825   path specification.
   826 \<close>
   827 
   828 
   829 subsection \<open>Examples\<close>
   830 
   831 text \<open>
   832   Start a default Isabelle/HOL session:
   833   @{verbatim [display] \<open>session_start {"session": "HOL"}\<close>}
   834 
   835   Start a session from the Archive of Formal Proofs:
   836   @{verbatim [display] \<open>session_start {"session": "Coinductive", "dirs": ["$AFP_BASE/thys"]}\<close>}
   837 \<close>
   838 
   839 
   840 subsection \<open>Command \<^verbatim>\<open>session_stop\<close>\<close>
   841 
   842 text \<open>
   843   \begin{tabular}{ll}
   844   argument: & \<open>session_id\<close> \\
   845   immediate result: & \<^verbatim>\<open>OK\<close> \<open>task\<close> \\
   846   regular result: & \<^verbatim>\<open>FINISHED\<close> \<open>task \<oplus> session_stop_result\<close> \\
   847   error result: & \<^verbatim>\<open>FAILED\<close> \<open>task \<oplus> error_message \<oplus> session_stop_result\<close> \\[2ex]
   848   \end{tabular}
   849 
   850   \begin{tabular}{l}
   851   \<^bold>\<open>type\<close> \<open>session_stop_result = {ok: bool, return_code: int}\<close>
   852   \end{tabular}
   853 
   854   \<^medskip>
   855   The \<^verbatim>\<open>session_stop\<close> command forces a shutdown of the identified PIDE
   856   session. This asynchronous tasks usually finishes quickly. Failure only
   857   happens in unusual situations, according to the return code of the
   858   underlying Isabelle/ML process.
   859 \<close>
   860 
   861 
   862 subsubsection \<open>Arguments\<close>
   863 
   864 text \<open>
   865   The \<open>session_id\<close> provides the UUID originally created by the server for this
   866   session.
   867 \<close>
   868 
   869 
   870 subsubsection \<open>Results\<close>
   871 
   872 text \<open>
   873   The \<open>ok\<close> field tells abstractly, whether the Isabelle/ML process has
   874   terminated properly.
   875 
   876   The \<open>return_code\<close> field expresses this information according to usual POSIX
   877   conventions for process exit.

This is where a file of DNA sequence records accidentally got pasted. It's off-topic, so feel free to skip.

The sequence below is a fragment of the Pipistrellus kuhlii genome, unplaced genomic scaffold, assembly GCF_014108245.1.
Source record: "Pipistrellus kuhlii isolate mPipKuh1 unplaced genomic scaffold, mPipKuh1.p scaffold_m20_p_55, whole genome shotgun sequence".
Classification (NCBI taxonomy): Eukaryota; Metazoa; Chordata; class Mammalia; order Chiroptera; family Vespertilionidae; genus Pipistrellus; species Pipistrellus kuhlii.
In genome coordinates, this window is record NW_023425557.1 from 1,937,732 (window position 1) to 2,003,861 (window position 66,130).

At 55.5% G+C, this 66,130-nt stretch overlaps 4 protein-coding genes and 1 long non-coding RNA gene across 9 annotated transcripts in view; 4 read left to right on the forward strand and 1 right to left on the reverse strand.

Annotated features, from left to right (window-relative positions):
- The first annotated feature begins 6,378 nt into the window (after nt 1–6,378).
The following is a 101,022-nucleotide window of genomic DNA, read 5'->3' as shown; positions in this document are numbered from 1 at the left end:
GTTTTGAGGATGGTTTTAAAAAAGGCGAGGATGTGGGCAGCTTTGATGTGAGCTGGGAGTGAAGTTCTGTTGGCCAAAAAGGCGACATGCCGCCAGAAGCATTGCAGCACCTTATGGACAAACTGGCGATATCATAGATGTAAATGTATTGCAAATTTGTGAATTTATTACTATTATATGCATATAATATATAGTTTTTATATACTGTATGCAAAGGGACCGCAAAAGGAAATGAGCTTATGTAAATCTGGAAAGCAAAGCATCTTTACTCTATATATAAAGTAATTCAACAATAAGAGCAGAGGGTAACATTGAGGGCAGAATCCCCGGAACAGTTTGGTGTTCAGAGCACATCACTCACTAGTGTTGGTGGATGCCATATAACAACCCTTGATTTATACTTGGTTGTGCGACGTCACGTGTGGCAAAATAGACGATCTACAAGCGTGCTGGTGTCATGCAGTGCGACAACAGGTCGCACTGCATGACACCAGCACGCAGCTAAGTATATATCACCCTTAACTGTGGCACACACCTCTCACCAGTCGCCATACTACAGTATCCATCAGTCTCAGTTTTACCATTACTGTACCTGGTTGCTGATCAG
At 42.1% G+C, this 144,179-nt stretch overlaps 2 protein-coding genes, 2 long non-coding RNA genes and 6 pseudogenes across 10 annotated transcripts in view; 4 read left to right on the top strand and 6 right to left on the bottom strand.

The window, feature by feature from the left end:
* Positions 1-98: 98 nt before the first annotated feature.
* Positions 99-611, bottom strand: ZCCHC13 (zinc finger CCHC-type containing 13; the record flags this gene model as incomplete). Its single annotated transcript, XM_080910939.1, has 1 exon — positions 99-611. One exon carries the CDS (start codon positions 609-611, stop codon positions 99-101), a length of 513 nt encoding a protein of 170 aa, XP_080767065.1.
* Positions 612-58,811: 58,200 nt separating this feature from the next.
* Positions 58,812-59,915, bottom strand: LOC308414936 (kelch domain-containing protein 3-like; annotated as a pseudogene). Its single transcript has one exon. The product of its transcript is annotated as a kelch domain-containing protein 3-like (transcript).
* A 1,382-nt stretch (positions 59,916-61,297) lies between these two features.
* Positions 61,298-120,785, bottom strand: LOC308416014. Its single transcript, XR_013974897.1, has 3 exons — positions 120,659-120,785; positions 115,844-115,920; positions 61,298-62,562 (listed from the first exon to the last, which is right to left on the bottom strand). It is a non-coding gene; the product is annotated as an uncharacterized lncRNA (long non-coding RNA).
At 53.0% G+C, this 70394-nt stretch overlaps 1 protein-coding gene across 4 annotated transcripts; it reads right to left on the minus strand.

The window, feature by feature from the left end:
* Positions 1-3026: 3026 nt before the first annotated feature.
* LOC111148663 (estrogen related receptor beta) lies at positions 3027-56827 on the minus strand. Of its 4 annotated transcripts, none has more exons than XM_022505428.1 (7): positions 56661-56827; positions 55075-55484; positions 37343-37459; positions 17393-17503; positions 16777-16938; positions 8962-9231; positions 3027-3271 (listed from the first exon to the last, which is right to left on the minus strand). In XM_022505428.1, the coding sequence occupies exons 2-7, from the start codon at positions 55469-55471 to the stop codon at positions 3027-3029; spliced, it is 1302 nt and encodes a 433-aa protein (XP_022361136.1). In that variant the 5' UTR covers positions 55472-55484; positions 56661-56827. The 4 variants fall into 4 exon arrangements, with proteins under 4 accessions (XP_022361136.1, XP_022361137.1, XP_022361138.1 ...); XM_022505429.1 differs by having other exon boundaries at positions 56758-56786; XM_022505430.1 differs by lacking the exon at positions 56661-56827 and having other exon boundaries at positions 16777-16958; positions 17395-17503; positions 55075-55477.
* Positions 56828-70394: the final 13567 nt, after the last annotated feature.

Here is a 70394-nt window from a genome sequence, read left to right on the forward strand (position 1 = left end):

878 \<close>
   879 
   880 
   881 subsection \<open>Command \<^verbatim>\<open>use_theories\<close> \label{sec:command-use-theories}\<close>
   882 
   883 text \<open>
   884   \begin{tabular}{ll}
   885   argument: & \<open>use_theories_arguments\<close> \\
   886   immediate result: & \<^verbatim>\<open>OK\<close> \<open>task\<close> \\
   887   regular result: & \<^verbatim>\<open>FINISHED\<close> \<open>use_theories_results\<close> \\
   888   \end{tabular}
   889 
   890   \begin{tabular}{ll}
   891   \<^bold>\<open>type\<close> \<open>use_theories_arguments =\<close> \\
   892   \quad\<open>{session_id: uuid,\<close> \\
   893   \quad~~\<open>theories: [string],\<close> \\
   894   \quad~~\<open>master_dir?: string,\<close> & \<^bold>\<open>default:\<close> session \<open>tmp_dir\<close> \\
   895   \quad~~\<open>pretty_margin?: double\<close> & \<^bold>\<open>default:\<close> \<^verbatim>\<open>76\<close> \\
   896   \quad~~\<open>unicode_symbols?: bool}\<close> \\[2ex]
   897   \end{tabular}
   898 
   899   \begin{tabular}{ll}
   900   \<^bold>\<open>type\<close> \<open>use_theories_results =\<close> \\
   901   \quad\<open>{ok: bool,\<close> \\
   902   \quad~~\<open>errors: [message],\<close> \\
   903   \quad~~\<open>nodes: [node \<oplus> {status: node_status, messages: [message]}]}\<close> \\
   904   \end{tabular}
   905 
   906   \<^medskip>
   907   The \<^verbatim>\<open>use_theories\<close> command updates the identified session by adding the
   908   current version of theory files to it, while dependencies are resolved
   909   implicitly. The command succeeds eventually, when all theories have been
   910   \<^emph>\<open>consolidated\<close> in the sense the formal \<open>node_status\<close>
   911   (\secref{sec:json-types}): the outermost command structure has finished (or